• No one is out to get you. They don't really want to, and people aren't really that bad.
  • When you find an interesting quote, keep track of it. Put them in one of those little notebooks you've got lying around.
  • You have a lot of dresses. Wear them to the cinema. They deserve to be seen.
  • When you've made a resolution to write a blog post every week, don't suddenly remember on Sunday evening. It's stressful, even if it forces you to be extra creative.
  • A new week is starting! YOU EXCITED OR WHAT
Eleanor Roscuro

Sunday 8 January 2012

Quote of the Week #67

They’re [Slytherins] not all bad. I know I’ve said this before. I think I said it to Emerson - they are not all bad and— well, far from it, as we know, at the end— they may have a slightly more highly developed sense of preservation than other people, because— A part of the final battle that made me smile was Slughorn galloping back with Slytherins. But they’ve gone off to get reinforcements first, you know what I’m saying? So yes, they came back, they came back to fight. But I’m sure many people would say, well that’s common sense, isn’t it? Isn’t that smart, to get out, get more people and come back with them? It’s the old saying, there is no truth, there are only points of view. 

 J. K. Rowling on Slytherins.


Saturday 7 January 2012

Making Resolutions Is So Uncool

...But that's never stopped me before!

Anyway. I've never seriously made resolutions before. Last year I had the Apostrophe Rules, but two days after making them I got rid of them because they were too... well, ruley. Year before that I had that dreamboard that was just an excuse for some cutting and pasting fun. But this year is going to be different!

  • Get a bank account. But this is so grown-up! And yet, I really should do this.
  • Read one book every month. Yes, I know twelve books in one year is extremely pathetic, but I've just joined a book club, so I have to read a book every month anyway. And that isn't the max.
  • Write a letter/email to someone I admire every month. I'm terrified of this one. But I'm going to do it anyway. You never know, I might get a reply. Now, for some internet stalking.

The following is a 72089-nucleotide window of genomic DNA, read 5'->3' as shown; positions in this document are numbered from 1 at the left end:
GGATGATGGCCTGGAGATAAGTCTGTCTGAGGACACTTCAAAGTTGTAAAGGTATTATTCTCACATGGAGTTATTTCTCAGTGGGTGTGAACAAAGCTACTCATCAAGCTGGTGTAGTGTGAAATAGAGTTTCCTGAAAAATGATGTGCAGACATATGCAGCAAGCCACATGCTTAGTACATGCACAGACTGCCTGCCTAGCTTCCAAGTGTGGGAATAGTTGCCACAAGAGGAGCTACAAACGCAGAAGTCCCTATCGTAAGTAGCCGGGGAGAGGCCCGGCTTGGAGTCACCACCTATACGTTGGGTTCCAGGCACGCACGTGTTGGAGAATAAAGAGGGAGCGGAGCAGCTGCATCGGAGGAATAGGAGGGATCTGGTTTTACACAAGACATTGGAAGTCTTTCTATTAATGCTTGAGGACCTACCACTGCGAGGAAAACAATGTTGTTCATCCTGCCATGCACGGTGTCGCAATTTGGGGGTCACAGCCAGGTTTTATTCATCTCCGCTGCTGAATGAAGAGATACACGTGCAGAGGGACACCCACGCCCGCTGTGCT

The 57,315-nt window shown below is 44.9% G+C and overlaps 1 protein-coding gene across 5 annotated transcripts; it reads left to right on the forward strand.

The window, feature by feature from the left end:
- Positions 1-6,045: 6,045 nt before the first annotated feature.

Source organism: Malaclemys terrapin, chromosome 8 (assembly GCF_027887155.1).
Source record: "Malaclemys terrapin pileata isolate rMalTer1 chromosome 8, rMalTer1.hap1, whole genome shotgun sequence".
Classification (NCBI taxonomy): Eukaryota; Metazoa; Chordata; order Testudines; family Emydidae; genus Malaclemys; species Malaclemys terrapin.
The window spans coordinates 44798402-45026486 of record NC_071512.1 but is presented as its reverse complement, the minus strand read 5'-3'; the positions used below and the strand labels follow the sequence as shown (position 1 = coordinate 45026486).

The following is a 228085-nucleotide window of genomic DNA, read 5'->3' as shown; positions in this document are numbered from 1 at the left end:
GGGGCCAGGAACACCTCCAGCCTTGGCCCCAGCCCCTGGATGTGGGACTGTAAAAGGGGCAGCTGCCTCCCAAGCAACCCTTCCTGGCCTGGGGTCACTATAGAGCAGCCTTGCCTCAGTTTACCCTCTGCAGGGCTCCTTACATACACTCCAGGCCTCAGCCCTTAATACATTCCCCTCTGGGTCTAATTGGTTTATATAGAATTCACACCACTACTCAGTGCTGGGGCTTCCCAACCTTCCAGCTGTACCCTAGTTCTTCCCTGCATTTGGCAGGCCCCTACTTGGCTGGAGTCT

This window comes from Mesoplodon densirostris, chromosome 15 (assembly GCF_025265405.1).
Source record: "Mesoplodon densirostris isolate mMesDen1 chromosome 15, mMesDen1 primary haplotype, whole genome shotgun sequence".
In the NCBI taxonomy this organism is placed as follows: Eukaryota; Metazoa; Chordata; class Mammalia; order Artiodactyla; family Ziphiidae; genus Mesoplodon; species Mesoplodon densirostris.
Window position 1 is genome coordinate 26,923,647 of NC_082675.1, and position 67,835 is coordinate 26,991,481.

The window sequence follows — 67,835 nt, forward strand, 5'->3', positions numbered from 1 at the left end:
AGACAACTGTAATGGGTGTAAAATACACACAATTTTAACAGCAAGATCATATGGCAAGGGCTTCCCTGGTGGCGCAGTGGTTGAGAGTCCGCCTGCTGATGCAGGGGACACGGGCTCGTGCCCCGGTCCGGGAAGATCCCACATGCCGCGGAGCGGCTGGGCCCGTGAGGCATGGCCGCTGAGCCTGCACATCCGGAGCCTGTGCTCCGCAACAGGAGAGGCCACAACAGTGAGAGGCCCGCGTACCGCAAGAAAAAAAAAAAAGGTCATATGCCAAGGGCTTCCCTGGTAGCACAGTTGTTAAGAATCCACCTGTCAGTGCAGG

• Go to the cinema any time I want. Yes, I know this is pathetic. But it is something I genuinely find quite hard to do. But not anymore!
  • Finish my super-secret play. You know you have to stick something out when you've bought it a necklace that you happened to spot in Claire's one day and is somehow related to a play you're writing.
  • Start researching the Art Movements of the 19th and 20th Century that are on the poster I have in my room. Because I really want to know what Bauhaus is. It's so fun to say.
  • Write at least one blog post a week. Look! I'm doing it! This is my second of the week!
  • Read more plays. Because, as great as books are, plays are just that easier to get into. Somehow, you can imagine things better. Or maybe this is just me. Also, I like plays.
  • Go swimming. This is one of my mother's resolutions, and I thought I might join her in completing it. No harm sure.
Have you made resolutions this year, or are you into that sort of thing?

Eleanor Roscuro

Monday 2 January 2012

Read-O-Rama - Extremely Loud and Incredibly Close by Jonathan Safran Foer

I have a little unwritten rule. (We all have our little rules, don't we?) One of my rules is:

You always read the book before you watch the movie. Always!

Do any of you have that rule? It gets a little inconvenient at times though. I have Strumpet City, City of Ember and Breakfast at Tiffany's on DVD staring at me from the corner, but I haven't watched them because I haven't read them! Granted, it wouldn't really take that long to read them, but there's ALL THE OTHER BOOIKS. I HAVE TO READ THOSE TOO YOU KNOW. ALL THE BOOKS.

Or maybe I'm just a little too strict with myself.


I saw the trailer for Extremely Loud and Incredibly Close, this is it -

And it looks so good! And if this was going to come out in Spring, and if I was planning on going to see it, I had to read the book then didn't I?

Well, yeah. It's a rule. An Apostrophe rule! AHAHAHAHAHA

It's about a nine year old boy called Oskar who lives in New York City. After the death of his father in the 9/11 attacks, he finds a key in a vase in his father's cupboard, and sets off on a quest to find the lock that fits the key. The book also tells the story of Oskar's paternal grandparents through letters which they each wrote to Oskar and to Oskar's father.

The book feels nice to read. I'm not just saying that. Even if you read just a few sentences, you're immediately drawn into this world of inventions and heavy boots and Nothing and Something and daybooks and letters. I think everyone wishes they knew Oskar in real life, I know I do. You can learn so much from him, even if he doesn't share interesting facts with you. (Unlikely.)

So go read the book, and then come back here and we can hope that they do Oskar's grandparents right in the film, because I swear if they mess this up I'll be really annoyed and I won't buy the DVD and then where will they be?

Eleanor Roscuro

P.S. This review of the book is much better than mine, so you can read that too if you wish -